Finding a Small High-Quality Digital Camera

Say: under $300.

This is not so easy. I’ve been trying myself: trying to find something small to travel with that also gives good results.

What’s so hard?

  • Smaller digital cameras often have very poor quality images.
    • Some say the size of the sensor is the key factor; others disagree.
  • The jpeg’s in digital cameras are generated on-the-fly. I suspect the engine that does this needs to be good, and they don’t dedicate the chip space/power in a small device to that end. (But that’s just my guess.)

What to do? Four pathways can help you make a choice; they are not mutually exclusive.

(While this blog is normally reserved for thoughts about teaching & learning technologies, a big question we often face is: how to choose the right tool, and so I thought "choosing the right camera" was close enough.)

1. Check out some thoughtful online resources.

  • A recommendation engine. has a recommendation engine.
    • Their prices are based on the lowest found, and that includes used, so they’re quite misleading.
  • Sophisticated reviews.
    • I find DPreview intelligent and reliable.
      • They’re highly detailed, and so it’s often wise to skip to the next-to-last page of the review (“Conclusions”).
    • Cameralabs does thoughtful reviews. They tend to be only a few pages, but I still often skip to the last page (“Verdict and Scores”).
  • Others’ experiences. I actually find the ratings on and BHPhotoVideo very useful.
    • You can search in price ranges (never accurate on Amazon) and then sort by the average customer review.
    • On Amazon, you can also pick a rating (say: four stars), then sort by “Relevance,” which often excludes some odd items showing up in the wrong place.
    • Individual reviews need to be taken with a grain of salt, as people get cranky about things relevant only to them. But the good reviews are very helpful, and the aggregate is, I think, meaningful.
  • Inductively. Look on photo sites like to see what results others get. If they’re indifferent, either the camera is bad–or it has not inspired enthusiasts (which is a different thing, likely with some overlap).
  • Scientifically. DXOMark tests sensors and lenses and publishes the results.
    • N.B. They’re testing the sensor, not the camera. This seems finicky, but it lets you compare the image quality separate from questions like: are the buttons easy to use?
    • The results are wonky, but they are effectively reduced to numbers, and so this lets you make some rational choices–e.g., “$300 more for lower picture quality? I don’t think so!”
    • You can actually search by size and price, though “under $500” is basically the lowest category.

2. Ask people.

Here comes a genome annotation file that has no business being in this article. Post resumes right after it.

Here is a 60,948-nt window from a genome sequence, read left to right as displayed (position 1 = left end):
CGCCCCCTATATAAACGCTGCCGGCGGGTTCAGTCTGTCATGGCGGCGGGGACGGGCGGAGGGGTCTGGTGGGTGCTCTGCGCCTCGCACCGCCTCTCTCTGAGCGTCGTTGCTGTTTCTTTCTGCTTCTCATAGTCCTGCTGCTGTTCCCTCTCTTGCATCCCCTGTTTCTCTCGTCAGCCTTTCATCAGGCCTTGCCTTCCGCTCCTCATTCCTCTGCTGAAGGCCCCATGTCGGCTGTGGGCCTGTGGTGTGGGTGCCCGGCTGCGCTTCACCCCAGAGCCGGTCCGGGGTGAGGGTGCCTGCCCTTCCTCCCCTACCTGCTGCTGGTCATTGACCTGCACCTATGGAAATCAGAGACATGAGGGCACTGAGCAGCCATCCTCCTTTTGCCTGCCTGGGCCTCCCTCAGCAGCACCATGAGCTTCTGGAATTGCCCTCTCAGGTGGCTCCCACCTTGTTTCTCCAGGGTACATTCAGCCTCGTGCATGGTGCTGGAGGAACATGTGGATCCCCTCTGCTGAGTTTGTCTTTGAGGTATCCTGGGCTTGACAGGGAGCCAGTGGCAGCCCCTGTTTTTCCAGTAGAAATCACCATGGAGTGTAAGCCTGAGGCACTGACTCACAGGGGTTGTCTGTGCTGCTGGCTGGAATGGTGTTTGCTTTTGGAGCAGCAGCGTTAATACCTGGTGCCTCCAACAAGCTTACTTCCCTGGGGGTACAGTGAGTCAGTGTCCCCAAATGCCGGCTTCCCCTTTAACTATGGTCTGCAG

I’m writing this, so I’ll tell you my experiences (not my opinions).

Lately I’ve been testing some smaller, high-quality cameras.

  • The Olympus XZ–2 is the follow-up to the SZ–1.
    • I got this for sale around Xmas.
    • It’s still on sale these days for $300.
    • I’ve been shooting with it lately and quite like it.
    • It has close-up modes for flowers and the like.
    • It has a wide aperture, good for shooting in low light and for separating the subject from the background (i.e., “shallow depth-of-field”).
    • The user has access to manual controls (aperture, shutter speed, etc.). I believe you can also use it very automatically, though I haven’t used that mode.

3. Buy a small, pocketable camera that’s highly-rated by various sites.

  • Cameralabs writes guides for various categories of camera–such as compact cameras.
    • In this category, they recommend (among other, more-expensive cameras):

4. Get something that would normally be more expensive but that’s older and on sale (probably to make way for forthcoming new models).

  • In this category, you’ll find small ‘mirrorless’ cameras.
    • These are like a smaller digital SLR (DSLR).
    • They have interchangeable lenses, like the SLR’s of old. And the lens can be more expensive than the camera.
    • As with DSLR’s, they usually come with a lens whose effective cost is sometimes about $25–a tremendous bargain.
    • If you buy this, you’ll be in a ‘system’ (a combination of camera bodies and lenses and accessories), and so you can eventually get a better lens (even used).
  • In terms of size, these would be more ‘around the neck’ cameras than ‘pocketable,’ though sometimes the lens is a ‘pancake,’ which is small and flat, as the name implies.
  • *Be aware that because the sensor is smaller than 35mm film, the equivalent of a “50mm lens” on an SLR is often a different (much smaller number) on these cameras.
    • A “normal” lens (neither wide angle nor telephoto) is 40–50mm.
    • A wide angle lense might be 28–35mm.
    • A 90–200mm lens would be a telephoto for capturing objects at a distance.
    • The word “equivalent” tells you that, say, a 20mm lens acts like a 40mm lens on the camera advertised.
  • Sony, Olympus, Nikon and Pentax make excellent models.
    • BH Photo & Video has several of this type of camera now selling for under $300.
      • These include cameras whose sensors DXOmark rates very highly:
        • Sony NEX–3N: rated as 74.
        • Nikon 1 S1: rated as 56.
        • Nikon 1 J1: rated as 56.
        • Pentax Q10: rated as 49.
      • By comparison, the Olympus XZ2 I’m using now seems pretty good to me and has a sensor rating of 34.

A general tip: handle the actual camera, if you possible can.

    Try to go to the store and test whatever you want to buy. I find people discover they just don’t like a given software interface or where the buttons are. If you have trouble working the dingus right off, often it doesn’t get much better.


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